BOX 4–1 Health Care Opportunities in Space Medicine

  1. Developing a resource-based medical triage system that contains guidelines for the management of individual and multiple casualties during space travel.

  2. Developing an anesthetic approach associated with rapid and comfortable recovery using anesthetic drugs with short durations of action or for which there are antagonists.

  3. Creating guidelines for withdrawal of care in space and for dealing with the death of a crewmember from physiological and behavioral health points of view.

  4. Developing a mechanism for skill maintenance and retraining in psychomotor skills during long-duration space missions.

  5. Recording routine surveillance of health status measures, incidents of illnesses and injuries, and their treatments in a database with standardized rates of occurrence so that data between studies and missions can be compared.

  6. Developing and maintaining a centralized catalogue of all written materials related to space and analog-environment biomedical research and experience according to current medical informatics standards.

the spacecraft crew functions more autonomously, adapts to unexpected situations, and makes real-time decisions.

  • NASA, because of its mission and history, has tended to be an insular organization dominated by traditional engineering. Because of the engineering problems associated with early space endeavors, the historical approach to solving problems has been that of engineering. Long-duration space travel will require a different approach, one requiring wider participation of those with expertise in divergent, emerging, and evolving fields. NASA has only recently begun to recognize this insufficiency and to reach out to communities, both domestic and international, to gain expertise on how to remedy it.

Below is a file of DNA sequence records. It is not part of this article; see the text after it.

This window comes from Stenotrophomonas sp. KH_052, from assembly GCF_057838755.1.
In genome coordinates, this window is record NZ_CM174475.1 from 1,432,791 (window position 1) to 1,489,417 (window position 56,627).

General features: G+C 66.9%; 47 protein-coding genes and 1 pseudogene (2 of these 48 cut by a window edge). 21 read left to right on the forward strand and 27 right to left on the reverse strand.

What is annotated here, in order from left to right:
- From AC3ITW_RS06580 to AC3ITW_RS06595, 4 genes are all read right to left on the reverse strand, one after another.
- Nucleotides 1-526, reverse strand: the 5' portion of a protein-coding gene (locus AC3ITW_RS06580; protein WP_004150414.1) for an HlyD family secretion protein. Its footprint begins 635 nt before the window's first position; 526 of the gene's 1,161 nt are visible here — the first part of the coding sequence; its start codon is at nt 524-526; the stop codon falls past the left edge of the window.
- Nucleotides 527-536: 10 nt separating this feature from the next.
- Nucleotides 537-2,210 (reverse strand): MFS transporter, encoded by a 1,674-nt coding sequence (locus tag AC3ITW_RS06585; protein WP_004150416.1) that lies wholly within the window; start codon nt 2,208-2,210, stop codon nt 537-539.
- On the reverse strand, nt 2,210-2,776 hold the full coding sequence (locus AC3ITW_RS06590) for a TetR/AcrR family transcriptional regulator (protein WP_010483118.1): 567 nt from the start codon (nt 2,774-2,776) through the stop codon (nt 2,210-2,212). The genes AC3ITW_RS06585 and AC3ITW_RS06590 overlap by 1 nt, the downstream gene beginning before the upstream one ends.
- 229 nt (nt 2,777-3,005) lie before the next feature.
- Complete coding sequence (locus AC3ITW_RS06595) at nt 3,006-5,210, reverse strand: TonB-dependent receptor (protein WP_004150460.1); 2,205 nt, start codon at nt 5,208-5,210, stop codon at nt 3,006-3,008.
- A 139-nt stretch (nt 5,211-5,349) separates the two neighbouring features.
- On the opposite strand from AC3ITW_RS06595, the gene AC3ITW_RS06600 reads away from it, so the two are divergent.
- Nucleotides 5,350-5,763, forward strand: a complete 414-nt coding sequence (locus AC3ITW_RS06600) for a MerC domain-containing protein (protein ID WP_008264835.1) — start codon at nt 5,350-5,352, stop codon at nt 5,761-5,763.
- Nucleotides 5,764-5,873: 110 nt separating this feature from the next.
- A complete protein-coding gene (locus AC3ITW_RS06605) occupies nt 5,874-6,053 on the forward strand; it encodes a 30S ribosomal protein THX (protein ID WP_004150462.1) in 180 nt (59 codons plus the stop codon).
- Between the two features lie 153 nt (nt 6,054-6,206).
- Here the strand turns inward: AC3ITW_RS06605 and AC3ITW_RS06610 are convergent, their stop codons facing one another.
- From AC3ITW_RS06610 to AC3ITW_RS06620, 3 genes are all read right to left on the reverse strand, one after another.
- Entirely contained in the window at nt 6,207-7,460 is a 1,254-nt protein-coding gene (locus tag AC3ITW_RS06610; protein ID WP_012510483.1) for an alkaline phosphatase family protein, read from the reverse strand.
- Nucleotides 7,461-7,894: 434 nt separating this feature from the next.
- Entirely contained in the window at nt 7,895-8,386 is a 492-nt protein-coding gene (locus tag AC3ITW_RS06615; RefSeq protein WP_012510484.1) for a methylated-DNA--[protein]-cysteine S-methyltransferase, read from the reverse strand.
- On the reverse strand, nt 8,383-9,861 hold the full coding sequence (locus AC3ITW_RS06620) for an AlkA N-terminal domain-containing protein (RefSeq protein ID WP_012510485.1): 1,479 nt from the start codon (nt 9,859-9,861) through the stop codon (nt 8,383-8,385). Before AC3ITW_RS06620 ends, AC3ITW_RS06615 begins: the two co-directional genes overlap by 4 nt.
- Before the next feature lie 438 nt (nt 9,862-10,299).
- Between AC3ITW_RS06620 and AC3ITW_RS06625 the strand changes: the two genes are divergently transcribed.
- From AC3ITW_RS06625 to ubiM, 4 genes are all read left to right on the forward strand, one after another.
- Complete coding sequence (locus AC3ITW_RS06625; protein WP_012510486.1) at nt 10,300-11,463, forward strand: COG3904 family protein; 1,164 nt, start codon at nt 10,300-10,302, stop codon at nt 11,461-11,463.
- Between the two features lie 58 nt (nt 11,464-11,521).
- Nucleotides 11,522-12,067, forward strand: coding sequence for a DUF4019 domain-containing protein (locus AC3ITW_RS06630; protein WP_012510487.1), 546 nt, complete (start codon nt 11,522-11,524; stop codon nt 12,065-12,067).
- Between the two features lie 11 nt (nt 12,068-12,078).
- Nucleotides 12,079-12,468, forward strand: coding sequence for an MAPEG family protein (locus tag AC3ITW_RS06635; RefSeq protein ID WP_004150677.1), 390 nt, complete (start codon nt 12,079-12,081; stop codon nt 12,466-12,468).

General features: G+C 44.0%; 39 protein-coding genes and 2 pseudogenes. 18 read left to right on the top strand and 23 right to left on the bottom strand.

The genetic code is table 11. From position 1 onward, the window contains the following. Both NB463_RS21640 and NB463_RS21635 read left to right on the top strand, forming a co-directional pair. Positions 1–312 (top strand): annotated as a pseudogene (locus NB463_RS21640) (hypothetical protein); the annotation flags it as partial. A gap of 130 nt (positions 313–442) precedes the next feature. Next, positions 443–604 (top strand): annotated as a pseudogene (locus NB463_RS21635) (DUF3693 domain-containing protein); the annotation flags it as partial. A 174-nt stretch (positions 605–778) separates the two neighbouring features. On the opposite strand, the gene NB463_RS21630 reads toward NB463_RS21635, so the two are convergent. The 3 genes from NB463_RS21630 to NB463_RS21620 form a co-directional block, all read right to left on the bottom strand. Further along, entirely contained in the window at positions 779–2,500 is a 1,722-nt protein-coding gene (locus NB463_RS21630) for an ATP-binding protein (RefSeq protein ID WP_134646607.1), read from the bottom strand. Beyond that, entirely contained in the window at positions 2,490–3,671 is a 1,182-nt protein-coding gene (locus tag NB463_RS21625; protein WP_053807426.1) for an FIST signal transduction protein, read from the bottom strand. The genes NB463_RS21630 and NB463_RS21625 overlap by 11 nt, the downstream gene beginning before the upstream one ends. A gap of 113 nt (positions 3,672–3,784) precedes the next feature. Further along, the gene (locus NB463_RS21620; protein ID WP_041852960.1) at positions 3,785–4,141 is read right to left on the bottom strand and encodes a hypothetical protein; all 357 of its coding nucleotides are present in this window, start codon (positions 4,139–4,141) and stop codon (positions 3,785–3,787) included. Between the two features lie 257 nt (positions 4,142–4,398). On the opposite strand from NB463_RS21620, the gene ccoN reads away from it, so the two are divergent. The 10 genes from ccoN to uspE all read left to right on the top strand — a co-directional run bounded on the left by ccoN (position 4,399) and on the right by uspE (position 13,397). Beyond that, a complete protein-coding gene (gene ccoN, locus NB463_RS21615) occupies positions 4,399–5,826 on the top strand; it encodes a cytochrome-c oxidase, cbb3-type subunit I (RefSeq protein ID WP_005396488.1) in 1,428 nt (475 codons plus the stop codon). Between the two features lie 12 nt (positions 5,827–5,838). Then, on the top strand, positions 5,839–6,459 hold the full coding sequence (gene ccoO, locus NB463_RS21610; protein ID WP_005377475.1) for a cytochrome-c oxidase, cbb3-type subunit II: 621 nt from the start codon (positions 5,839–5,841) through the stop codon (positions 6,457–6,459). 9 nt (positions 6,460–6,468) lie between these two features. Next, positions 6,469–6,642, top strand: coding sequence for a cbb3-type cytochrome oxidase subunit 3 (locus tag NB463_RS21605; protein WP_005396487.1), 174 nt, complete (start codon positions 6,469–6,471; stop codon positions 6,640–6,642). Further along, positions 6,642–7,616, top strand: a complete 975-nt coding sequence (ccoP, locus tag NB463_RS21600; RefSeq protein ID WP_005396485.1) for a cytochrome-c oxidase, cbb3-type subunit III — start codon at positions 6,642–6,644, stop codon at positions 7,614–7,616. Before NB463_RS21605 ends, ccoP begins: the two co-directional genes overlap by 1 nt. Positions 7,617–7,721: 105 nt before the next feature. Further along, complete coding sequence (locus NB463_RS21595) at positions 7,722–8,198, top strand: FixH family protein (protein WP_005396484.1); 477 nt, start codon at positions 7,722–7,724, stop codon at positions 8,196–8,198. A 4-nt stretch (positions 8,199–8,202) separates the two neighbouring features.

• Engineering and biology are increasingly integrated at NASA, and this integration will be of benefit to the flexibility and control of long-duration missions into deep space. NASA’s structure does not, however, easily support the rapidly advancing integration of engineering and biology that is occurring throughout the engineering world outside NASA. NASA does not have a single entity that has authority over all aspects of astronaut health, health care, habitability, and safety that could facilitate integration of astronaut health and health care with engineering.

  • The human being must be integrated into the space mission in the same way in which all other aspects of the mission are integrated. A comprehensive organizational and functional strategy is needed to coordinate engineering and human needs.



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